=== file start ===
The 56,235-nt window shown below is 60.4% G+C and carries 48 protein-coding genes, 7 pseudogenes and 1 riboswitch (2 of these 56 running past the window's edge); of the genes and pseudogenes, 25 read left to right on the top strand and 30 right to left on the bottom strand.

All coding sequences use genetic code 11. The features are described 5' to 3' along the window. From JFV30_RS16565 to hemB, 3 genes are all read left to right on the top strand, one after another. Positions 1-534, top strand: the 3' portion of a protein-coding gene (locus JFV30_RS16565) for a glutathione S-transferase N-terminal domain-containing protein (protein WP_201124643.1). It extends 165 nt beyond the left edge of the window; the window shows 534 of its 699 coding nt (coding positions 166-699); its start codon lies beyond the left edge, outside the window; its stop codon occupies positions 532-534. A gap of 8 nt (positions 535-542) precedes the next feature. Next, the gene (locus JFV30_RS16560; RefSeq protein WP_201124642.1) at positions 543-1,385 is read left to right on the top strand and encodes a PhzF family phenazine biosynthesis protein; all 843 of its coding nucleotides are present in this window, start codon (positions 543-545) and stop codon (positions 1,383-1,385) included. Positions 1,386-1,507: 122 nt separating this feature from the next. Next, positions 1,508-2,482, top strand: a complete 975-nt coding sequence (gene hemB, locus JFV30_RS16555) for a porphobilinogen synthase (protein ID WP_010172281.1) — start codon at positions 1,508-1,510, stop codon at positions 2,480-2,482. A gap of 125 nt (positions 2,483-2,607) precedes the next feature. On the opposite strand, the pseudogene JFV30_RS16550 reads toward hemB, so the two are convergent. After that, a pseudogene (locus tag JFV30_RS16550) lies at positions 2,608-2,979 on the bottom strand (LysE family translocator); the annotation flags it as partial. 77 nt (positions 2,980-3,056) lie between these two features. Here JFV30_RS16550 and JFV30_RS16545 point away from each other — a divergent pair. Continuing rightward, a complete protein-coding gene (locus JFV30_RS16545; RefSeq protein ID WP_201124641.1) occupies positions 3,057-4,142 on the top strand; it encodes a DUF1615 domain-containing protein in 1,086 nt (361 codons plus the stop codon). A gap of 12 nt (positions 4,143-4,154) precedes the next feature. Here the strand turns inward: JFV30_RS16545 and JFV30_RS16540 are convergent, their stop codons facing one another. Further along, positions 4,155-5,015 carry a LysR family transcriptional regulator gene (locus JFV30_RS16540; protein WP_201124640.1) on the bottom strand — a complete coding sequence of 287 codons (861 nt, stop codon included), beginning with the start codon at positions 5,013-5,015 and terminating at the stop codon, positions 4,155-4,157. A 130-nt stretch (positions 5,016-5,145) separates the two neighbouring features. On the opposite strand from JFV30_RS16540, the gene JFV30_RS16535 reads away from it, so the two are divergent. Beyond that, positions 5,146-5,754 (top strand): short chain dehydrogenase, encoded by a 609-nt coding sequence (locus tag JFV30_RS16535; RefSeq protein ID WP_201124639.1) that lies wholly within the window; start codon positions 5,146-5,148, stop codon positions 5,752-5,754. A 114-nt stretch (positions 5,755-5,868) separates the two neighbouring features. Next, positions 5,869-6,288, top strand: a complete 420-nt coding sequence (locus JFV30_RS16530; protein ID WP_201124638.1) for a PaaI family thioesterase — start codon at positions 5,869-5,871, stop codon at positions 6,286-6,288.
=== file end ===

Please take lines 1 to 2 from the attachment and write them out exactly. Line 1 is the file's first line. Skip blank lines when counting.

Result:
The 56,235-nt window shown below is 60.4% G+C and carries 48 protein-coding genes, 7 pseudogenes and 1 riboswitch (2 of these 56 running past the window's edge); of the genes and pseudogenes, 25 read left to right on the top strand and 30 right to left on the bottom strand.

All coding sequences use genetic code 11. The features are described 5' to 3' along the window. From JFV30_RS16565 to hemB, 3 genes are all read left to right on the top strand, one after another. Positions 1-534, top strand: the 3' portion of a protein-coding gene (locus JFV30_RS16565) for a glutathione S-transferase N-terminal domain-containing protein (protein WP_201124643.1). It extends 165 nt beyond the left edge of the window; the window shows 534 of its 699 coding nt (coding positions 166-699); its start codon lies beyond the left edge, outside the window; its stop codon occupies positions 532-534. A gap of 8 nt (positions 535-542) precedes the next feature. Next, the gene (locus JFV30_RS16560; RefSeq protein WP_201124642.1) at positions 543-1,385 is read left to right on the top strand and encodes a PhzF family phenazine biosynthesis protein; all 843 of its coding nucleotides are present in this window, start codon (positions 543-545) and stop codon (positions 1,383-1,385) included. Positions 1,386-1,507: 122 nt separating this feature from the next. Next, positions 1,508-2,482, top strand: a complete 975-nt coding sequence (gene hemB, locus JFV30_RS16555) for a porphobilinogen synthase (protein ID WP_010172281.1) — start codon at positions 1,508-1,510, stop codon at positions 2,480-2,482. A gap of 125 nt (positions 2,483-2,607) precedes the next feature. On the opposite strand, the pseudogene JFV30_RS16550 reads toward hemB, so the two are convergent. After that, a pseudogene (locus tag JFV30_RS16550) lies at positions 2,608-2,979 on the bottom strand (LysE family translocator); the annotation flags it as partial. 77 nt (positions 2,980-3,056) lie between these two features. Here JFV30_RS16550 and JFV30_RS16545 point away from each other — a divergent pair. Continuing rightward, a complete protein-coding gene (locus JFV30_RS16545; RefSeq protein ID WP_201124641.1) occupies positions 3,057-4,142 on the top strand; it encodes a DUF1615 domain-containing protein in 1,086 nt (361 codons plus the stop codon). A gap of 12 nt (positions 4,143-4,154) precedes the next feature. Here the strand turns inward: JFV30_RS16545 and JFV30_RS16540 are convergent, their stop codons facing one another. Further along, positions 4,155-5,015 carry a LysR family transcriptional regulator gene (locus JFV30_RS16540; protein WP_201124640.1) on the bottom strand — a complete coding sequence of 287 codons (861 nt, stop codon included), beginning with the start codon at positions 5,013-5,015 and terminating at the stop codon, positions 4,155-4,157. A 130-nt stretch (positions 5,016-5,145) separates the two neighbouring features. On the opposite strand from JFV30_RS16540, the gene JFV30_RS16535 reads away from it, so the two are divergent. Beyond that, positions 5,146-5,754 (top strand): short chain dehydrogenase, encoded by a 609-nt coding sequence (locus tag JFV30_RS16535; RefSeq protein ID WP_201124639.1) that lies wholly within the window; start codon positions 5,146-5,148, stop codon positions 5,752-5,754. A 114-nt stretch (positions 5,755-5,868) separates the two neighbouring features. Next, positions 5,869-6,288, top strand: a complete 420-nt coding sequence (locus JFV30_RS16530; protein ID WP_201124638.1) for a PaaI family thioesterase — start codon at positions 5,869-5,871, stop codon at positions 6,286-6,288.